938 PM CDT Thu Jul 2 2020 .UPDATE... Issued at 930 PM CDT Thu Jul 2 2020 Updated to remove severe watch WW324. An isolated strong to very low end severe storm will be possible for the next hour or two along the line of convection, but the overall trend is lowering intensity. Bismarck just had a wind gust to 49 knots in the wake of convection. UPDATE Issued at 910 PM CDT Thu Jul 2 2020 Passing on that if current trends continue in storm intensity decreasing we will be dropping the rest of severe watch WW324 for the rest of North Dakota. To do this, if warranted, before the 10 PM newscast would be an excellent service. UPDATE Issued at 839 PM CDT Thu Jul 2 2020 Update to remove the western half of severe watch WW324. Storms are being kicked east by the impending H5 wave and entering a less favorable environment for severe. Hail risk, with the line of storms, has become less of a concern now than gusty winds. UPDATE Issued at 755 PM CDT Thu Jul 2 2020 Strong to severe thunderstorms continue to propagate northeast through central North Dakota as of this writing. Convection initiated in an area of moisture pooling along a surface boundary through western North Dakota. That boundary was pushing slowly east. An H5 wave pushing in from the west has been the kick to gets storms moving as initially they were very slow moving. Question becomes how much longer can convection sustain itself before it outruns the favorable shear and increasing inhibition as evening sets in. Along the U.S. Highway 83 corridor MLCape is running 2000-2500J/KG while the latest RAP analysis shows CIN increasing. Just a few hours ago the effective shear had shown a marked increase into the central part of the state, and now that was shifting back to the west again. With that said, will expect the overall intensity of convection to weaken over the next few hours, but not completely dissipate, with isolated severe storms still possible at least until 10 PM CDT over the watch area. Have removed Slope, Bowman and Adams counties from the watch as storms have moved out of there and the risk of severe weather there has significantly decreased. UPDATE Issued at 535 PM CDT Thu Jul 2 2020 Forecast updated for new WW324 severe thunderstorm for most of central and into southwest North Dakota. Storms have broken loose on the west edge of the CAP near the surface boundary and were clustering toward the northeast. Will expect storms to continue to fire toward the east with the western North Dakota surface boundary as it inches east. && .SHORT TERM...(This evening through Friday) Issued at 327 PM CDT Thu Jul 2 2020 The main concern for the short term period is chances for severe thunderstorms. Closed upper low continues to spin over central Alberta with a positively tilted ridge axis from the Great Lakes to Texas. A pre- frontal surface trough is analyzed from near Mohall to Buffalo, SD, and is a bit farther west than previously expected. Convection initiation appears to be underway along/just ahead of the surface trough in southwest North Dakota where SBCIN is eroding. SPC mesoanalysis places up to 5000 J/kg SBCAPE and around 40 kts effective bulk shear over the area. Initial storms should remain discrete. Upscale growth into clusters/linear segments is possible, but not a certainty due to weaker mid/upper level forcing, and right- moving Bunkers vectors would likely move discrete supercells away from the surface boundary. The main hazard is expected to be very large hail, with damaging winds also possible. The tornado threat is marginal at best, mainly due to relatively high LCLs, but still greater than zero. It is unclear how far north and east the threat for severe weather may expand, mainly due to capping concerns. Further to the east, sub-severe convection has been percolating over central North Dakota along a corridor of strong low level southerly flow. Much greater CIN and weaker shear will likely keep this activity below severe limits. There is potential for the development of additional convection overnight from southwest into central North Dakota on the nose of a low level jet and associated low to mid level moisture transport. Forcing may be aided by mid level shortwave energy. This potential is likely highly contingent on the latitudinal placement of the LLJ/moisture transport, which may be influenced by remnant outflow boundaries from convection this afternoon and evening. MLCIN will obviously be present at this time of day. But interestingly, the RAP does show a weakening trend in the cap after midnight CDT. If air parcels are able to break through the EML, MUCAPE and effective bulk shear would promote a severe threat, which may continue into Friday morning. Details on timing and location of convection Friday and Friday night remain murky at best. There is general agreement for active southwest flow aloft topping a Central Plains ridge, with strong moisture advection in low level southerly flow. The trend in CAMs has been for mostly dry weather during the afternoon, while some global models suggest meandering MCSs through the day. The potential for early morning convection further complicates the picture and decreases predictability. However, the environment over this time period will generally contain steep lapse rates, CAPE greater than 2000 J/kg, effective shear greater than 30 kts, and precipitable water greater than one inch. Any storm/complex of storms will be capable of producing large hail, damaging wind, and torrential rainfall. Of particular concern is the potential for training convection as Corfidi vectors are oriented perpendicular to moisture transport vectors, with mean 700-300 mb winds less than 30 kts. .LONG TERM...(Friday night through Thursday) Issued at 327 PM CDT Thu Jul 2 2020 Above normal temperatures and chances for thunderstorms, some severe with heavy rain, highlight the long term period. Long range guidance continues to favor a stagnant weather pattern through the middle of next week, with persistent Pacific Northwest troughing and broad ridging from the Southern Plains to the Upper Mississippi River Valley. This leaves the local area in an active southwest to quasi-zonal flow pattern, with mostly above normal temperatures, humid conditions, and daily chances for thunderstorms. The hottest day is expected to be Independence Day, with afternoon heat indices in the mid to upper 90s from south central North Dakota into the James River Valley. Forecast instability and shear parameters along with climatology suggest any round of thunderstorms has the potential to include severe weather. This thinking is supported by CIPS analogs, which bring relatively higher probabilities (at least 15 percent) of severe weather into at least part of North Dakota every single day. Of greater concern may be the potential for heavy rain. Periods of strong low level moisture transport are forecast to intercept east- northeastward propagating MCSs in an environment with above normal precipitable water and deep warm-cloud layers. This potential threat looks to be maximized Saturday afternoon through Sunday night. && .AVIATION...(For the 00Z TAFS through 00Z Friday evening) Issued at 930 PM CDT Thu Jul 2 2020 Scattered thunderstorms are forecast through the forecast period, mainly across southwest and central ND. Beyond this evening, predictability of timing and location of storms is low. Expect periods of IFR to LIFR visibility, sporadic gusty winds, and hail within thunderstorms. Outside of storms, VFR conditions will prevail. Wind direction and speeds will be highly variable depending on where the surface boundary through western North Dakota meanders to. && .BIS WATCHES/WARNINGS/ADVISORIES... NONE. && $$ UPDATE...JPM/TWH SHORT TERM...Hollan LONG TERM...Hollan AVIATION...JPM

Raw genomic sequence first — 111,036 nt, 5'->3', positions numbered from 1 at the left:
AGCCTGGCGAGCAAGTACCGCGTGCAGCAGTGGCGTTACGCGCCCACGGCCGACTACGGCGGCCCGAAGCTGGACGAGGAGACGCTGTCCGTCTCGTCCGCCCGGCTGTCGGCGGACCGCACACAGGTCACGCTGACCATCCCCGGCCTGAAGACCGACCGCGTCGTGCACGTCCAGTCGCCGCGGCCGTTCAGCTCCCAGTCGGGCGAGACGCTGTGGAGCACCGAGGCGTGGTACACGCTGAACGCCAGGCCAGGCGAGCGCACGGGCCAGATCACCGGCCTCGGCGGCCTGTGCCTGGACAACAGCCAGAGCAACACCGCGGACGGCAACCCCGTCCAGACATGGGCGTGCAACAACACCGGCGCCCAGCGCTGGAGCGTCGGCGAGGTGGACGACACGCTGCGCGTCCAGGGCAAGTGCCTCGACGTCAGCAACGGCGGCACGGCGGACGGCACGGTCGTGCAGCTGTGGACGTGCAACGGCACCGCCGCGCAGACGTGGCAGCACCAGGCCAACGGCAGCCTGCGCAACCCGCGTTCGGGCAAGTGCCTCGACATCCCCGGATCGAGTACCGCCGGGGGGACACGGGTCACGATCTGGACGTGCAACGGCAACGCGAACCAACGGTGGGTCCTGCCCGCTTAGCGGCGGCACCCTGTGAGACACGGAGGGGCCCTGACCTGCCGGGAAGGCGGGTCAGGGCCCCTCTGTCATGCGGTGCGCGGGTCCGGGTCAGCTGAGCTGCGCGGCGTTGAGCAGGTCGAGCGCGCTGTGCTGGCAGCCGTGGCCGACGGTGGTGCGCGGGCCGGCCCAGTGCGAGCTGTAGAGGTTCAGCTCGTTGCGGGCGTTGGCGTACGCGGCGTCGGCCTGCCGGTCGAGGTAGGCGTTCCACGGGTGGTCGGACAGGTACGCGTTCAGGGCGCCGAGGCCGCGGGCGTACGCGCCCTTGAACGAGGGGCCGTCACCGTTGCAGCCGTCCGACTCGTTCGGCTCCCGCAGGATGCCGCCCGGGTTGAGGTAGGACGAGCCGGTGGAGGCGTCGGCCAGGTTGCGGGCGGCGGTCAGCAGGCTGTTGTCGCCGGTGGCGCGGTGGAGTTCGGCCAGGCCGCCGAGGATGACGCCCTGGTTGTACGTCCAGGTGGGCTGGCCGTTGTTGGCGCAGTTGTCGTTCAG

Area Forecast Discussion